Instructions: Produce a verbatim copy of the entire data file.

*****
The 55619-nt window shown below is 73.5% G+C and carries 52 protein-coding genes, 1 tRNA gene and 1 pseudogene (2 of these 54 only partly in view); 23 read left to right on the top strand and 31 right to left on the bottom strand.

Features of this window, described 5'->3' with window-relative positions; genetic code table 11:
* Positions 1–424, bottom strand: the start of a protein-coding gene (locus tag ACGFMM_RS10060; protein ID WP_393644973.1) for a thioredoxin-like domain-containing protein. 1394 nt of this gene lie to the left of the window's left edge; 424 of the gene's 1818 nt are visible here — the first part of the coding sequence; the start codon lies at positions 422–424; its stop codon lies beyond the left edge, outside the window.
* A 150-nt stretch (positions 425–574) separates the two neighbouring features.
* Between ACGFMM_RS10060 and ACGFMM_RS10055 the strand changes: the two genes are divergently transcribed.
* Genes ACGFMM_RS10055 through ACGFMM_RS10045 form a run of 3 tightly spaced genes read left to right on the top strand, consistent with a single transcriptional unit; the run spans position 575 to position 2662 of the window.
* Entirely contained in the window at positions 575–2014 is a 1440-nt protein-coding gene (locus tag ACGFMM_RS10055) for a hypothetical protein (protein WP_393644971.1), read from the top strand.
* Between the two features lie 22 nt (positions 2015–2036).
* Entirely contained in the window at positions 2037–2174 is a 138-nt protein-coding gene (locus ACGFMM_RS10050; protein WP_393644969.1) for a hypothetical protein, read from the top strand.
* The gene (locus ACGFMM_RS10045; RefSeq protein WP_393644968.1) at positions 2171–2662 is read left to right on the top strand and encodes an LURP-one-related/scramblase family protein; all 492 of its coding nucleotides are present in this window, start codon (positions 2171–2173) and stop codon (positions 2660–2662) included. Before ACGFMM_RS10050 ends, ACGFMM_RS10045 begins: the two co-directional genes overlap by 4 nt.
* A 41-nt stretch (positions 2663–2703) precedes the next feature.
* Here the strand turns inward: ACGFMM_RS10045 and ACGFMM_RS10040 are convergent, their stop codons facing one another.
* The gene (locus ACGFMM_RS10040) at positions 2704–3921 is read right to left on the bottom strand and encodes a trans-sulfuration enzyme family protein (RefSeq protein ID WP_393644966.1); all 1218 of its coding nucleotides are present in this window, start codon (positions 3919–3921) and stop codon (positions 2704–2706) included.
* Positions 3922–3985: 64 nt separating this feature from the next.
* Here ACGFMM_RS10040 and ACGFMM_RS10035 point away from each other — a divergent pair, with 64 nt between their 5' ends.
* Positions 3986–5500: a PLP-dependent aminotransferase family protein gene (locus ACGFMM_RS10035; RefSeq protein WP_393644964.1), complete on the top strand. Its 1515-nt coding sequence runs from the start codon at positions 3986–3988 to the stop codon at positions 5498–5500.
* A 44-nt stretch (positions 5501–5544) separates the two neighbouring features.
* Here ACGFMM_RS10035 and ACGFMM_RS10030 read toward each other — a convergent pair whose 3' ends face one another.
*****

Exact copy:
The 55619-nt window shown below is 73.5% G+C and carries 52 protein-coding genes, 1 tRNA gene and 1 pseudogene (2 of these 54 only partly in view); 23 read left to right on the top strand and 31 right to left on the bottom strand.

Features of this window, described 5'->3' with window-relative positions; genetic code table 11:
* Positions 1–424, bottom strand: the start of a protein-coding gene (locus tag ACGFMM_RS10060; protein ID WP_393644973.1) for a thioredoxin-like domain-containing protein. 1394 nt of this gene lie to the left of the window's left edge; 424 of the gene's 1818 nt are visible here — the first part of the coding sequence; the start codon lies at positions 422–424; its stop codon lies beyond the left edge, outside the window.
* A 150-nt stretch (positions 425–574) separates the two neighbouring features.
* Between ACGFMM_RS10060 and ACGFMM_RS10055 the strand changes: the two genes are divergently transcribed.
* Genes ACGFMM_RS10055 through ACGFMM_RS10045 form a run of 3 tightly spaced genes read left to right on the top strand, consistent with a single transcriptional unit; the run spans position 575 to position 2662 of the window.
* Entirely contained in the window at positions 575–2014 is a 1440-nt protein-coding gene (locus tag ACGFMM_RS10055) for a hypothetical protein (protein WP_393644971.1), read from the top strand.
* Between the two features lie 22 nt (positions 2015–2036).
* Entirely contained in the window at positions 2037–2174 is a 138-nt protein-coding gene (locus ACGFMM_RS10050; protein WP_393644969.1) for a hypothetical protein, read from the top strand.
* The gene (locus ACGFMM_RS10045; RefSeq protein WP_393644968.1) at positions 2171–2662 is read left to right on the top strand and encodes an LURP-one-related/scramblase family protein; all 492 of its coding nucleotides are present in this window, start codon (positions 2171–2173) and stop codon (positions 2660–2662) included. Before ACGFMM_RS10050 ends, ACGFMM_RS10045 begins: the two co-directional genes overlap by 4 nt.
* A 41-nt stretch (positions 2663–2703) precedes the next feature.
* Here the strand turns inward: ACGFMM_RS10045 and ACGFMM_RS10040 are convergent, their stop codons facing one another.
* The gene (locus ACGFMM_RS10040) at positions 2704–3921 is read right to left on the bottom strand and encodes a trans-sulfuration enzyme family protein (RefSeq protein ID WP_393644966.1); all 1218 of its coding nucleotides are present in this window, start codon (positions 3919–3921) and stop codon (positions 2704–2706) included.
* Positions 3922–3985: 64 nt separating this feature from the next.
* Here ACGFMM_RS10040 and ACGFMM_RS10035 point away from each other — a divergent pair, with 64 nt between their 5' ends.
* Positions 3986–5500: a PLP-dependent aminotransferase family protein gene (locus ACGFMM_RS10035; RefSeq protein WP_393644964.1), complete on the top strand. Its 1515-nt coding sequence runs from the start codon at positions 3986–3988 to the stop codon at positions 5498–5500.
* A 44-nt stretch (positions 5501–5544) separates the two neighbouring features.
* Here ACGFMM_RS10035 and ACGFMM_RS10030 read toward each other — a convergent pair whose 3' ends face one another.